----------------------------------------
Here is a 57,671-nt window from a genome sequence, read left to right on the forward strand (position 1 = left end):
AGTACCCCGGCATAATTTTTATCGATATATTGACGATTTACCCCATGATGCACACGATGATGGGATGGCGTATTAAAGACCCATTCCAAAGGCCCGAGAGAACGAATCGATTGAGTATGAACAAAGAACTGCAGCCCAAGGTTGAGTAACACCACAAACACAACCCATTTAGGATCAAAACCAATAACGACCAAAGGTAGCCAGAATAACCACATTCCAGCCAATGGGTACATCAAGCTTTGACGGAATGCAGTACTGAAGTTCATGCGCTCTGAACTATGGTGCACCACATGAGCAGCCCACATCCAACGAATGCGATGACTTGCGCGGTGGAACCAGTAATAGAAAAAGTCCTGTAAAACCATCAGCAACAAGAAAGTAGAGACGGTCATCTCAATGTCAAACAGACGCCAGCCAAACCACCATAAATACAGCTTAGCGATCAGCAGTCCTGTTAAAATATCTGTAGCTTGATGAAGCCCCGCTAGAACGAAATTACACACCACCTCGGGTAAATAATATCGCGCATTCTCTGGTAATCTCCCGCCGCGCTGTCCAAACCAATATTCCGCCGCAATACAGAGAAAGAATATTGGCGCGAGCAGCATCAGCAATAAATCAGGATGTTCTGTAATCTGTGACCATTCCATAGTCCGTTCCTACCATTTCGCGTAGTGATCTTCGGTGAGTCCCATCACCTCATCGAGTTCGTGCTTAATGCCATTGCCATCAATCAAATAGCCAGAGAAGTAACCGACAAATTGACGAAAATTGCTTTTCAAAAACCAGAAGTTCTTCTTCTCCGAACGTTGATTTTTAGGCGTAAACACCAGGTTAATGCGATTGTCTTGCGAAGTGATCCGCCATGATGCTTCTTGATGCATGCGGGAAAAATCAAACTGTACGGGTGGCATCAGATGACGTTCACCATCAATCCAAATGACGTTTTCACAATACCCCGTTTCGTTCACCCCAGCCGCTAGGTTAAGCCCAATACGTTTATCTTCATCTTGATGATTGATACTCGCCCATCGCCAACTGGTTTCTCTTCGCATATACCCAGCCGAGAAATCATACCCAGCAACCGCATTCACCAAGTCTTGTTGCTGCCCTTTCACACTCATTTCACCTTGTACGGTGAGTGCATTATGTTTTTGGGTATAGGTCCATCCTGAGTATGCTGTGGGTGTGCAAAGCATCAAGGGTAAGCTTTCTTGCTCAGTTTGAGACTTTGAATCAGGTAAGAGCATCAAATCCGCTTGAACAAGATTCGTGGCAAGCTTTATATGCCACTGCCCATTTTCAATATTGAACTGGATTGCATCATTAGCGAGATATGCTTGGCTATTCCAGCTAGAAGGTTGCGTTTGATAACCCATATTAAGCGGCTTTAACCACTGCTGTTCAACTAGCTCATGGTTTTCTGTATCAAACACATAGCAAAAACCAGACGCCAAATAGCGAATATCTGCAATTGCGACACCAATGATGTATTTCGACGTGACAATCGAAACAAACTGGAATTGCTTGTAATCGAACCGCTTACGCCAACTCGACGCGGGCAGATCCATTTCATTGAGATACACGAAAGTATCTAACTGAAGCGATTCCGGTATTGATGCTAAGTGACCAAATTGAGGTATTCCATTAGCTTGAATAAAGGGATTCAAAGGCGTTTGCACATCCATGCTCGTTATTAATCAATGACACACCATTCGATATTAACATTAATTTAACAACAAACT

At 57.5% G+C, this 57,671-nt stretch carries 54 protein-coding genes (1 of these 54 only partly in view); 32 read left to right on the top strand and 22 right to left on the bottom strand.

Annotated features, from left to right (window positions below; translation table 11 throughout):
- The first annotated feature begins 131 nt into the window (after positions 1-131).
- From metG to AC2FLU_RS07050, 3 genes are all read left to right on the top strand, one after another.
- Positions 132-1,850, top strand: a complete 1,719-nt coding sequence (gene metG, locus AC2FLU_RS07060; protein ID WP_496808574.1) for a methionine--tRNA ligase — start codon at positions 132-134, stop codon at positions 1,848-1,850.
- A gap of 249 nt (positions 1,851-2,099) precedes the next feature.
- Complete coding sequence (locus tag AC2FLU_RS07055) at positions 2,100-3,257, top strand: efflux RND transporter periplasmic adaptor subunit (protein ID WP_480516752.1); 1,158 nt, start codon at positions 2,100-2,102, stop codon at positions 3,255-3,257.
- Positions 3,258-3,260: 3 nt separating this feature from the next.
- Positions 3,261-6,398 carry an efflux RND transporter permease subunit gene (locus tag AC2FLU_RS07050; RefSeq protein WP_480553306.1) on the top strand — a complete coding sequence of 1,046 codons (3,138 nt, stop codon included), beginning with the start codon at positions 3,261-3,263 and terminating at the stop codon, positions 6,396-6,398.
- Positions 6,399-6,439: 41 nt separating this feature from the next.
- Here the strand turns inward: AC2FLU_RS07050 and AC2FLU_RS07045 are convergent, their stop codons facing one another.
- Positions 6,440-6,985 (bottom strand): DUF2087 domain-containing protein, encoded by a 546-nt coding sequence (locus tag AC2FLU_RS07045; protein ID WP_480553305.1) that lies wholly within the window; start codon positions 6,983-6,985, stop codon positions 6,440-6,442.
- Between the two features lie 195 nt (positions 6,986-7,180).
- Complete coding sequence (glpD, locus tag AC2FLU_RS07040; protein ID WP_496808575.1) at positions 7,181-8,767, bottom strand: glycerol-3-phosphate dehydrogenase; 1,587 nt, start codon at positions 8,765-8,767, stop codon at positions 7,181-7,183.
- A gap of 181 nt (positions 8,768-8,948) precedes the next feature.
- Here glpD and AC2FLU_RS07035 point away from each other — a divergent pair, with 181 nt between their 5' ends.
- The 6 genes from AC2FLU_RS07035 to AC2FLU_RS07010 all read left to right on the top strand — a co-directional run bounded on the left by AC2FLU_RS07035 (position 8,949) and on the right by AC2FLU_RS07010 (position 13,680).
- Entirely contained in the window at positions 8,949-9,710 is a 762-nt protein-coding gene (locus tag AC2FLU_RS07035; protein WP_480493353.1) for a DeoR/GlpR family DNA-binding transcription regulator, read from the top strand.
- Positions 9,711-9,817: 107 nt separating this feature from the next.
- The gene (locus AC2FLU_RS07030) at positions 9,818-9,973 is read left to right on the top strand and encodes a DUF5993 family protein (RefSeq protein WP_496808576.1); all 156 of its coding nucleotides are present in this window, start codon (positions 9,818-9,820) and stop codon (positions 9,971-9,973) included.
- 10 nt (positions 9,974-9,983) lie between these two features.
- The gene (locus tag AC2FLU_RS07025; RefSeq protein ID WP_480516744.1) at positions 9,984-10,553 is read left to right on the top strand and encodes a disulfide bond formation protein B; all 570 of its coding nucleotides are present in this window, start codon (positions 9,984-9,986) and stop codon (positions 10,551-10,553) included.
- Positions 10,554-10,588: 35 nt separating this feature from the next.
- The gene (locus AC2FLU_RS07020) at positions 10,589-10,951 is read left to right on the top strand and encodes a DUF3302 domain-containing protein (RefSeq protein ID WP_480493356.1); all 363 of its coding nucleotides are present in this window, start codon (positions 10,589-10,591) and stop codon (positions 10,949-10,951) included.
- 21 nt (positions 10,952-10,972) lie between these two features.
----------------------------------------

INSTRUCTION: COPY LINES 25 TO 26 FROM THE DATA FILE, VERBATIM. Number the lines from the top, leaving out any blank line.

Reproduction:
- Positions 10,554-10,588: 35 nt separating this feature from the next.
- The gene (locus AC2FLU_RS07020) at positions 10,589-10,951 is read left to right on the top strand and encodes a DUF3302 domain-containing protein (RefSeq protein ID WP_480493356.1); all 363 of its coding nucleotides are present in this window, start codon (positions 10,589-10,591) and stop codon (positions 10,949-10,951) included.